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Executing Excellence: Actionable Insights from 10 Savvy Project Managers is a collection of essays from experienced project managers – names you might know from their presence on LinkedIn and around the web.

The book, edited by John Connolly, has been put together as part of an effort to share and retain knowledge in the sector. It’s part lessons learned, part tips.

I confess I picked it up because I was keen to read Adrian Dooley’s chapter. His is the first in the book, and I have a lot of time for his pragmatic, experienced take on project delivery. In particular, I agree with his views that so much of project management is a continuum. I wasn’t disappointed, his was a well-structured and thoughtful essay.

The book covers wide-ranging content from succeeding as a freelancer (which I thought was full of good tips for in-house project managers too) to tips for learning the technical language in a new industry.

We learn from stories and each chapter contains the unique experience of the author. It’s considered and easy to read at just under 200 pages. It took me a couple of hours to read on a lazy Saturday.

I was a bit worried that it would read like a random collection of Medium articles or LinkedIn posts, but it didn’t have that feel to it. The chapters felt like their authors had thoughtfully put together the content in a structured way.

Front cover of Executing Excellence on an iPad

However, there didn’t seem to be much structure to the way the chapters were ordered, with the exception of two chapters that referenced EQ being together. I think it would have benefited from being split into sections or topics so that people at different parts of their career could find what they need.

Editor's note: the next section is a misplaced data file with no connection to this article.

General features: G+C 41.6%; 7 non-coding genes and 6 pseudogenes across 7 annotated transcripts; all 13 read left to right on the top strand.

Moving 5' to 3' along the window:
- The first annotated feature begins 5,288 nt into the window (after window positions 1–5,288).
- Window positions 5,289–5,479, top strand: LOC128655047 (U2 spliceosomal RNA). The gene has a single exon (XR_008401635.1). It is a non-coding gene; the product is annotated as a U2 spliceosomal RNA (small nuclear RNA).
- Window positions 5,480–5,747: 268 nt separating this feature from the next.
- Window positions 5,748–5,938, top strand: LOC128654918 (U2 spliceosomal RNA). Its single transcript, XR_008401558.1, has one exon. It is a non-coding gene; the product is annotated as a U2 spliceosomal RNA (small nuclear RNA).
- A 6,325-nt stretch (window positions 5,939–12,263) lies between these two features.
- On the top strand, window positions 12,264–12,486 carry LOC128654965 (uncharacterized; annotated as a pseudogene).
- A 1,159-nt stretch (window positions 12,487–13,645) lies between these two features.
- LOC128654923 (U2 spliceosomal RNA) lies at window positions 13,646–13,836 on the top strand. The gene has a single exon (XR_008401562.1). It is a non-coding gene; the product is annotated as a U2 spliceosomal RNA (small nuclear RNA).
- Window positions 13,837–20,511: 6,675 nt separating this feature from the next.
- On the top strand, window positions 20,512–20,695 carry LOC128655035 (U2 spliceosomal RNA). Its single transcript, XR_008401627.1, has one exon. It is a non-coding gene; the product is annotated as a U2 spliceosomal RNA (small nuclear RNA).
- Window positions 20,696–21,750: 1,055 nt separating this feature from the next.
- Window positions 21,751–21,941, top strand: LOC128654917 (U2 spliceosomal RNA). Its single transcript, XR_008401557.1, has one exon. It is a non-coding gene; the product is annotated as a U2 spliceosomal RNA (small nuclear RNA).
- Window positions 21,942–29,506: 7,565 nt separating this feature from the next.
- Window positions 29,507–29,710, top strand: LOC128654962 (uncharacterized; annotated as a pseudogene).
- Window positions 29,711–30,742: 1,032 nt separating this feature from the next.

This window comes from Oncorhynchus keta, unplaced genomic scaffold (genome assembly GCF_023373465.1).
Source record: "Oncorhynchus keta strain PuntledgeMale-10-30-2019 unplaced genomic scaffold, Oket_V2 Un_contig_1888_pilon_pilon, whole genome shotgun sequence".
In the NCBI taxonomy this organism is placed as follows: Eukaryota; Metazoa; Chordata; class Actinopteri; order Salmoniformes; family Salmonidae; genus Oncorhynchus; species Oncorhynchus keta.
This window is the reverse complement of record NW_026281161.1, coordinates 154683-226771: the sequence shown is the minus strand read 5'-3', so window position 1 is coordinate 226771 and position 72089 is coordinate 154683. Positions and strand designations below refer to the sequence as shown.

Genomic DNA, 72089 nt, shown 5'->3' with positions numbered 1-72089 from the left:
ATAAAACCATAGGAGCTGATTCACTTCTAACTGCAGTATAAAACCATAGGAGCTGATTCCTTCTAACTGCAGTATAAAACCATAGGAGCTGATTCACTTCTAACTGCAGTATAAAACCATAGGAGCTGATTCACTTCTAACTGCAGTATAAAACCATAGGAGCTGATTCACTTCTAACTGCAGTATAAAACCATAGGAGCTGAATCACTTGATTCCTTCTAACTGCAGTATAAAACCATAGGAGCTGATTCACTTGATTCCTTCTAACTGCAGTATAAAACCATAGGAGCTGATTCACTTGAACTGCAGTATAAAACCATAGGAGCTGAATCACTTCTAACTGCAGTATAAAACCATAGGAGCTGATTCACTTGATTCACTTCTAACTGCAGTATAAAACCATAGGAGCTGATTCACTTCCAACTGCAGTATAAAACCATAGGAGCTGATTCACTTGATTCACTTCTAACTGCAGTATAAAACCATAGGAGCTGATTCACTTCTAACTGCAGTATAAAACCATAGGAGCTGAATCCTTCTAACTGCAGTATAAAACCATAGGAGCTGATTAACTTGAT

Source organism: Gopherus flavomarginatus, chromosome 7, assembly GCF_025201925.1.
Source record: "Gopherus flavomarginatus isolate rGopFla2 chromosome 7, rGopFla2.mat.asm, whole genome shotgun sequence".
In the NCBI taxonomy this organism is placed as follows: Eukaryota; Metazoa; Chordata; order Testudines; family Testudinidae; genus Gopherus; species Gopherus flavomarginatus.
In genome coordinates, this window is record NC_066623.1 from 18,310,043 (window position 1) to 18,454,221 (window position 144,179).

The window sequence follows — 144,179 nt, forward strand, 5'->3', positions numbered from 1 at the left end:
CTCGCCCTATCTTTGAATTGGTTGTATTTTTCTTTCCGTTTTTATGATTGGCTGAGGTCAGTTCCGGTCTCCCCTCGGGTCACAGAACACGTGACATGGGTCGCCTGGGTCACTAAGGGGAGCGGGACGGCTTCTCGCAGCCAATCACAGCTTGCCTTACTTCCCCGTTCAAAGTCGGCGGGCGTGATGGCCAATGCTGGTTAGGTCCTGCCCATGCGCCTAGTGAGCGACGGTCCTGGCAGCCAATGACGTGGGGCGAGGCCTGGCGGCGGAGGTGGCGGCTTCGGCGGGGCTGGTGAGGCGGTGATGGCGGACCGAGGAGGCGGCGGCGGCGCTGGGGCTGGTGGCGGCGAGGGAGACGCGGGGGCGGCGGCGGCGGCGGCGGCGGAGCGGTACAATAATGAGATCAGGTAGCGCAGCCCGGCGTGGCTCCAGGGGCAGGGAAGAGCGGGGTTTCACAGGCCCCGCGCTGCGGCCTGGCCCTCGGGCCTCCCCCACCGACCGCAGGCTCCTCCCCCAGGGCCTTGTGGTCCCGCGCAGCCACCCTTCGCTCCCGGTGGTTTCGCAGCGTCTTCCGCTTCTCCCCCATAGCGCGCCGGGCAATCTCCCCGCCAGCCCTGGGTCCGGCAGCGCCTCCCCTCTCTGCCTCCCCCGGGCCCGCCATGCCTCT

For example, Joseph Jordan’s essay was very much aimed at beginners and new entrants to the profession. The chapter on project communications that appears later in the book is the same, with some very basic guidance on how to write an email. (That essay uses the acronym BLUF but does not explain it – I had to look it up. It’s an army term that means Bottom Line Up Front i.e. lead with the point, which is a good principle for executive summaries.)

Dr Max Boller’s essay on stress and authority is something that experienced project managers wouldn’t want to skip over. So as a reader, you’re jumping from different levels of topics as you move between essays, with not much guidance as to which ones are the best fit for you.

I suppose you could argue that it’s useful for experienced project managers to refresh themselves on the basics.

Tareka Wheeler’s chapter introduced me to the concept of value-based performance, which was great. I took away a lot to think about and put into practice from that, not least a challenge to reflect on of how I am performing in my current role.

The book is very PMI/PMP focused, with Adrians Dooley’s nod to Praxis providing a bit of balance.

Overall, the essays are well-written and thought-provoking and make an interesting collection together. Wherever you are in your career, you’ll find some takeaways.

Buy on Amazon.

This article first appeared at Rebel’s Guide to Project Management

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